You sent the release or the targeted pitch to a magazine or newspaper editor. And he or she has agreed to write about your product, event, new microwave for the break room. Congratulations! Getting the attention of any editor is a big accomplishment, but your job is not done. There are still a few things you need to do to master the media.
1.) Be available. This has been mentioned previously, but if a reporter calls you to schedule a time--be available after you've booked it. Only reschedule unless there's no other alternative. If you have to, offer apologies and another time to talk.
2.) Don't be alarmed if your news doesn't get covered right away. The reporter might be chasing another, more urgent story. The story might run in the future. That's why it's always important to ask when a story will run and keep your eye out for it.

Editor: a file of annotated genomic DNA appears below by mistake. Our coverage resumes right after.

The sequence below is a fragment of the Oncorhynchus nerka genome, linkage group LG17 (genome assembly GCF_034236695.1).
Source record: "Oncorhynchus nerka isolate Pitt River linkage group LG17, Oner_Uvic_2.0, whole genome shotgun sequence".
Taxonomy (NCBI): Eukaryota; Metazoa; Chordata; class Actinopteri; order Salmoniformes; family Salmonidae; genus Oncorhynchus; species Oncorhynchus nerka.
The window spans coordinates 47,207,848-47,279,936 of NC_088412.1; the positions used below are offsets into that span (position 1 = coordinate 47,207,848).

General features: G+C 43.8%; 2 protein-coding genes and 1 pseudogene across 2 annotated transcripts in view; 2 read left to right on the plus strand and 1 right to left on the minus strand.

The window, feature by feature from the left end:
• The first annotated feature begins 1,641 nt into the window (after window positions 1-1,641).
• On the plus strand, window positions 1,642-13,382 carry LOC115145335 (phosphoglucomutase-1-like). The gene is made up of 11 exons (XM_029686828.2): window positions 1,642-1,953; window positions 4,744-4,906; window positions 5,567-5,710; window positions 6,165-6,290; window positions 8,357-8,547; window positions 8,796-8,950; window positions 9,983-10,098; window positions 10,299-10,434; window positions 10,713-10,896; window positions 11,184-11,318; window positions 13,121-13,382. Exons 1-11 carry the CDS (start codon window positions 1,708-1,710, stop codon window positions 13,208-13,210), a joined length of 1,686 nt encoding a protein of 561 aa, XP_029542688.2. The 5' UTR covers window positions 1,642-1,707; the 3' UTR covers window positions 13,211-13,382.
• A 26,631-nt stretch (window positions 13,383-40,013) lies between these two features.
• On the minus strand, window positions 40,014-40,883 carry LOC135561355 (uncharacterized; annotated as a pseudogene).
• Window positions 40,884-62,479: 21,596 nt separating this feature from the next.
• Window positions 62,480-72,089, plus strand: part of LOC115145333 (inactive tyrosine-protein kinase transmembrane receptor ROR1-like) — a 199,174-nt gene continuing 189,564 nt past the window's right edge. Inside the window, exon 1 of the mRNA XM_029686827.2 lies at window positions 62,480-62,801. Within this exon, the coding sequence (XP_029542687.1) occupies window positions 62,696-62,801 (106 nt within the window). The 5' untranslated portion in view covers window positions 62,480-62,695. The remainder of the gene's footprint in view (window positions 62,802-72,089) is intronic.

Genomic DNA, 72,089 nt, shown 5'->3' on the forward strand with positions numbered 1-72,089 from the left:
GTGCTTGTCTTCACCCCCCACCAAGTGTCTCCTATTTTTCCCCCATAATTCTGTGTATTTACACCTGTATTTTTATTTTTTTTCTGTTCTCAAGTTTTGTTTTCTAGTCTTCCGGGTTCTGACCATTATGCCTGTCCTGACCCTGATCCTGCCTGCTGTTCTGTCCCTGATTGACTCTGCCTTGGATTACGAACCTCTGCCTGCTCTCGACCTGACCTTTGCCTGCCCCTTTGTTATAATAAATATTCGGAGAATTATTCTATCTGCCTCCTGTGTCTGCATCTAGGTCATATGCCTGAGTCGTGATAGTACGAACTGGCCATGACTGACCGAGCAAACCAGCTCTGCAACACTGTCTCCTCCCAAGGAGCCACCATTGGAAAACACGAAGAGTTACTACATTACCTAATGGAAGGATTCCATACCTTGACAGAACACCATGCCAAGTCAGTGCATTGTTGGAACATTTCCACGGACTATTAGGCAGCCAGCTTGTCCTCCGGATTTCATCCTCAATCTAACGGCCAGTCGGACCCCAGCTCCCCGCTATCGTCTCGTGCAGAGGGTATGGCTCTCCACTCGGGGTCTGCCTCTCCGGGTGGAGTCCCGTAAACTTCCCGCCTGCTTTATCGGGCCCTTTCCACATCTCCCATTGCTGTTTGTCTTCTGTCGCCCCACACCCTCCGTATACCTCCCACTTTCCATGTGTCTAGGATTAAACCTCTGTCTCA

3.) Know what the reporter does. Most reporters don't write headlines or schedule stories. That's handled by his or her editor. Badgering a reporter with details like that, or requests like free issues, is only going to leave a bad taste in their mouth. Ask questions politely and don't make demands.
4.) Ask a reporter if you can put them on your email list. This is a big complaint of writers that I follow on Twitter and Facebook. No reporter wants to sift through useless, unsolicited emails when they're on deadline. Ask if it's OK first. Oh, and don't give out those email addresses to colleagues, association members, etc.
5.) Publication does not signify a relationship. So the story comes out. Everything looks great. That does not mean that the reporter or her editor is going to consider every single email from you to be a dynamite story. Far from it. You have to keep convincing these people that your news is important. In fact, it might be considerably harder because your company isn't "new" anymore. Mastering the media requires persistence. So keep at it. Look for new angles and story possibilities that will entice the pub's readership.